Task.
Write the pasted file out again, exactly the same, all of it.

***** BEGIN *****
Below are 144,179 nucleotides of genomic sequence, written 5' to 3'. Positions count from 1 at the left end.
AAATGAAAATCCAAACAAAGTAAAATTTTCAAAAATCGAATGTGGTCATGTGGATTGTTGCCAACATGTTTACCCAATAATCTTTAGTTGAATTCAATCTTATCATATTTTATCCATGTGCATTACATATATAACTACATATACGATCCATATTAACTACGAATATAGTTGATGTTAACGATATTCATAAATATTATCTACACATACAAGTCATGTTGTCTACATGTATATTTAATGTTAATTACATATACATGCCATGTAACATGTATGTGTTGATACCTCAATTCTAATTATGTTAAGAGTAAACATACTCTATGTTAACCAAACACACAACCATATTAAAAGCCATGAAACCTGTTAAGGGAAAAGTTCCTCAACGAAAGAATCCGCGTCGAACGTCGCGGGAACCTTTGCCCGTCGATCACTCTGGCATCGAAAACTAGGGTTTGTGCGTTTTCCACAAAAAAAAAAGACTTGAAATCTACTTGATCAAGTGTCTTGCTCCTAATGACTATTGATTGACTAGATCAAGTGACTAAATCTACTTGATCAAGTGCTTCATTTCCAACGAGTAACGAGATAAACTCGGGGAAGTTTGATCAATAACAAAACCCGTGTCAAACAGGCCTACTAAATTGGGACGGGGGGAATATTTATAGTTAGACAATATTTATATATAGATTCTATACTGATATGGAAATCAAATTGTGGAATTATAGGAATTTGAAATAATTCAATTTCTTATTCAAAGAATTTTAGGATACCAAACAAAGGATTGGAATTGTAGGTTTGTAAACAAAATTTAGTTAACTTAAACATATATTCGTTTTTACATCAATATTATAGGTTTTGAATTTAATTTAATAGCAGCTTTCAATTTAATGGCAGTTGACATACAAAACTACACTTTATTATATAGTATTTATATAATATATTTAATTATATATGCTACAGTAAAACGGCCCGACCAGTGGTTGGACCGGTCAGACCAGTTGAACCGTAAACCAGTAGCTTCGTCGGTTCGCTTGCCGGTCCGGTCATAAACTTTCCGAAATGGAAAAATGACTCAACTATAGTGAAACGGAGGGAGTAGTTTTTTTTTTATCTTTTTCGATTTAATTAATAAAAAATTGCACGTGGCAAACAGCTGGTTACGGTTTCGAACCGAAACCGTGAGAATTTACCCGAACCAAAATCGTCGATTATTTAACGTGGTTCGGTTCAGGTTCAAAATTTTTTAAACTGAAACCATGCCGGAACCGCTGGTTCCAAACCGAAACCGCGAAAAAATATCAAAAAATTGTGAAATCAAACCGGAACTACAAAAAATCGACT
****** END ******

Below are 144,179 nucleotides of genomic sequence, written 5' to 3'. Positions count from 1 at the left end.
AAATGAAAATCCAAACAAAGTAAAATTTTCAAAAATCGAATGTGGTCATGTGGATTGTTGCCAACATGTTTACCCAATAATCTTTAGTTGAATTCAATCTTATCATATTTTATCCATGTGCATTACATATATAACTACATATACGATCCATATTAACTACGAATATAGTTGATGTTAACGATATTCATAAATATTATCTACACATACAAGTCATGTTGTCTACATGTATATTTAATGTTAATTACATATACATGCCATGTAACATGTATGTGTTGATACCTCAATTCTAATTATGTTAAGAGTAAACATACTCTATGTTAACCAAACACACAACCATATTAAAAGCCATGAAACCTGTTAAGGGAAAAGTTCCTCAACGAAAGAATCCGCGTCGAACGTCGCGGGAACCTTTGCCCGTCGATCACTCTGGCATCGAAAACTAGGGTTTGTGCGTTTTCCACAAAAAAAAAAGACTTGAAATCTACTTGATCAAGTGTCTTGCTCCTAATGACTATTGATTGACTAGATCAAGTGACTAAATCTACTTGATCAAGTGCTTCATTTCCAACGAGTAACGAGATAAACTCGGGGAAGTTTGATCAATAACAAAACCCGTGTCAAACAGGCCTACTAAATTGGGACGGGGGGAATATTTATAGTTAGACAATATTTATATATAGATTCTATACTGATATGGAAATCAAATTGTGGAATTATAGGAATTTGAAATAATTCAATTTCTTATTCAAAGAATTTTAGGATACCAAACAAAGGATTGGAATTGTAGGTTTGTAAACAAAATTTAGTTAACTTAAACATATATTCGTTTTTACATCAATATTATAGGTTTTGAATTTAATTTAATAGCAGCTTTCAATTTAATGGCAGTTGACATACAAAACTACACTTTATTATATAGTATTTATATAATATATTTAATTATATATGCTACAGTAAAACGGCCCGACCAGTGGTTGGACCGGTCAGACCAGTTGAACCGTAAACCAGTAGCTTCGTCGGTTCGCTTGCCGGTCCGGTCATAAACTTTCCGAAATGGAAAAATGACTCAACTATAGTGAAACGGAGGGAGTAGTTTTTTTTTTATCTTTTTCGATTTAATTAATAAAAAATTGCACGTGGCAAACAGCTGGTTACGGTTTCGAACCGAAACCGTGAGAATTTACCCGAACCAAAATCGTCGATTATTTAACGTGGTTCGGTTCAGGTTCAAAATTTTTTAAACTGAAACCATGCCGGAACCGCTGGTTCCAAACCGAAACCGCGAAAAAATATCAAAAAATTGTGAAATCAAACCGGAACTACAAAAAATCGACT